The combination of Suzuki and Takenokoshi became manager and captain-coach respectively at the 9th Far Eastern Championship Games in 1930. With a victory over the Philippines and a 3-3 draw with the Republic of China, Japan shared the honour with the latter of being champions of East Asia.

Later, Noko-san would play a key role in the technical field at the Japan Football Association (JFA), leading Japan as coach of the national team to dramatically come from behind and record a miraculous 3-2 victory against Sweden at the 1936 Berlin Olympics, and playing an important leadership role during the period of recovery after the Second World War. He would also contribute greatly to Japan's successes at the Tokyo (1964) and Mexico City (1968) Olympic Games by assisting the reinforcement of the national team – inviting Dettmar Cramer to Japan in 1960 when head of the technical committee for the Tokyo Games, and appointing the young Ken Naganuma and Shunichiro Okano as manager and coach of the side, respectively.

Takenokoshi devoted himself to the highest level of technical skill acquisition in Japan, and had a broad perspective over soccer across the globe. He promoted "speedy, short-passing attacking, high work rate, and mental toughness to take advantage of our nimbleness" as a means for the Japanese national team to succeed on the international stage.

From his days as a player to his time as a manager, and the 45 years he spent on the board of the JFA, Noko-san's 74 years were one long tale of soccer. The passion that he always showed meant that many stories about him are remembered to this day. His juniors would relish these stories, and would recall Noko-san's attitude to concentrate on technical aspects from their early devotion to soccer as youngsters and on throughout their careers.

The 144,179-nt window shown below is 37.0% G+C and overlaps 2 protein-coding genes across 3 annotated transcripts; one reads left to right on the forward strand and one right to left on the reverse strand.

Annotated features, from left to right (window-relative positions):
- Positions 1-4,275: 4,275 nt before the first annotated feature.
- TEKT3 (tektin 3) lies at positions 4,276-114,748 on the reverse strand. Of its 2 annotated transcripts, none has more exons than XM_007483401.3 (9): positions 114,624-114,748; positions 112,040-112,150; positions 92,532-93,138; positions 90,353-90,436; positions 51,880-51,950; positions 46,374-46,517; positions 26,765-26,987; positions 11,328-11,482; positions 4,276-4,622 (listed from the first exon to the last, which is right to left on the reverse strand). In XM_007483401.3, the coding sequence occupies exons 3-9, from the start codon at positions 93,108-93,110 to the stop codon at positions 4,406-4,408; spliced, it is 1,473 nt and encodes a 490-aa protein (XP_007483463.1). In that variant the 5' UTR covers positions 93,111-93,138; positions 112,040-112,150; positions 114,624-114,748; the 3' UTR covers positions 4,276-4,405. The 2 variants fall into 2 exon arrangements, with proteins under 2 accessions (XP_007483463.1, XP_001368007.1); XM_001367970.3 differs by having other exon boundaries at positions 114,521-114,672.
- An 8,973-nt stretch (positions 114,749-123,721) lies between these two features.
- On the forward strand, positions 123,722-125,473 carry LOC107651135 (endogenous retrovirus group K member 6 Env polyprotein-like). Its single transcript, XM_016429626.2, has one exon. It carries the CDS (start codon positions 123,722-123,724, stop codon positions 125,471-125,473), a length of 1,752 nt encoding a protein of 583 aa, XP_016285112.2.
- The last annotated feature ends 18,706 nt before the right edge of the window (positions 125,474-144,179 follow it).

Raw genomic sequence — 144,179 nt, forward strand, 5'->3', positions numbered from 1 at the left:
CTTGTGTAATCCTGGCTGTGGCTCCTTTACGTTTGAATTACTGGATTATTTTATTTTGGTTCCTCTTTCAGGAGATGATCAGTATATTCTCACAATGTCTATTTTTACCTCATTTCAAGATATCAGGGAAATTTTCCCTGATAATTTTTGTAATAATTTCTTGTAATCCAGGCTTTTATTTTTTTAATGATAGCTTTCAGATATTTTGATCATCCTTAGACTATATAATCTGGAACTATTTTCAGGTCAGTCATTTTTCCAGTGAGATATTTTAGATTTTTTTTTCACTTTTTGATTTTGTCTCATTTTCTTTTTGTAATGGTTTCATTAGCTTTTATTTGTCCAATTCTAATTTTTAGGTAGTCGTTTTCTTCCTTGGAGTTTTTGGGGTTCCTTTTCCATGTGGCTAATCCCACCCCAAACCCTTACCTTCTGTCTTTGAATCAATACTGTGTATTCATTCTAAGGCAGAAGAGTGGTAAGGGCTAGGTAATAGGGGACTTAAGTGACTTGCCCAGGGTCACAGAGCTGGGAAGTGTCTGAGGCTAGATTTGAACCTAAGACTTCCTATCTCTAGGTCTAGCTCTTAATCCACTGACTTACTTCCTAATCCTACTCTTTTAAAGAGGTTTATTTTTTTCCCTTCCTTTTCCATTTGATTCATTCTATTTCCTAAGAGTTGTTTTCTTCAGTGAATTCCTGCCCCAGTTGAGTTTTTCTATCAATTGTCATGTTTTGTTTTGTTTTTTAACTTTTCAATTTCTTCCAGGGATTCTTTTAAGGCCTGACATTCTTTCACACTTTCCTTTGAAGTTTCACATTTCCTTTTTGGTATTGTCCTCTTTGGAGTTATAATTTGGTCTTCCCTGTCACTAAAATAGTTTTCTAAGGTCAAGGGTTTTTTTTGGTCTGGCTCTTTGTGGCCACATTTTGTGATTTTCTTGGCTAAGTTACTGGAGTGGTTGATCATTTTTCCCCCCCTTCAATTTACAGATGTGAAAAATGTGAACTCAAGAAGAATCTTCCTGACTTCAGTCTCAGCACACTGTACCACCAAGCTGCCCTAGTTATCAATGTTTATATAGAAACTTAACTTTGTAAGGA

• 15 February 1906 - Born in Oita Prefecture.
  • 1929 - Graduates from the University of Tokyo. Represents the Japanese national football team in the Far Eastern Championship Games throughout the late Taisho Period and early Showa Period (i.e. 1920s and early 1930s), captaining the victorious team in 1930. Appointed to the board of the Japan Football Association.
  • 1936 - Coaches the national team at the Berlin Olympics.
  • 1948 - Appointed as chairman of directors of the Japan Football Association (serving until 1974). During his time at the helm, also serves as Japanese team director at the 1953 World Student Games, and as manager at the Melbourne Olympic Games in 1956. Overseas the incorporation of the Japan Football Association as an independent corporate entity in 1974, before retiring from his position. Serves as advisor to the JFA until his death. Also served as students' consultant and Faculty of Agriculture office director at the University of Tokyo, where he additionally held teaching and professorship positions in the Faculty of Arts and Sciences.
  • 1967 - Awarded Blue Ribbon Medal of Honour.
  • 6 October 1980 - Passes away.
  • 27 May 2005 - Elected into the Japan Hall of Fame as part of the first group of inductees.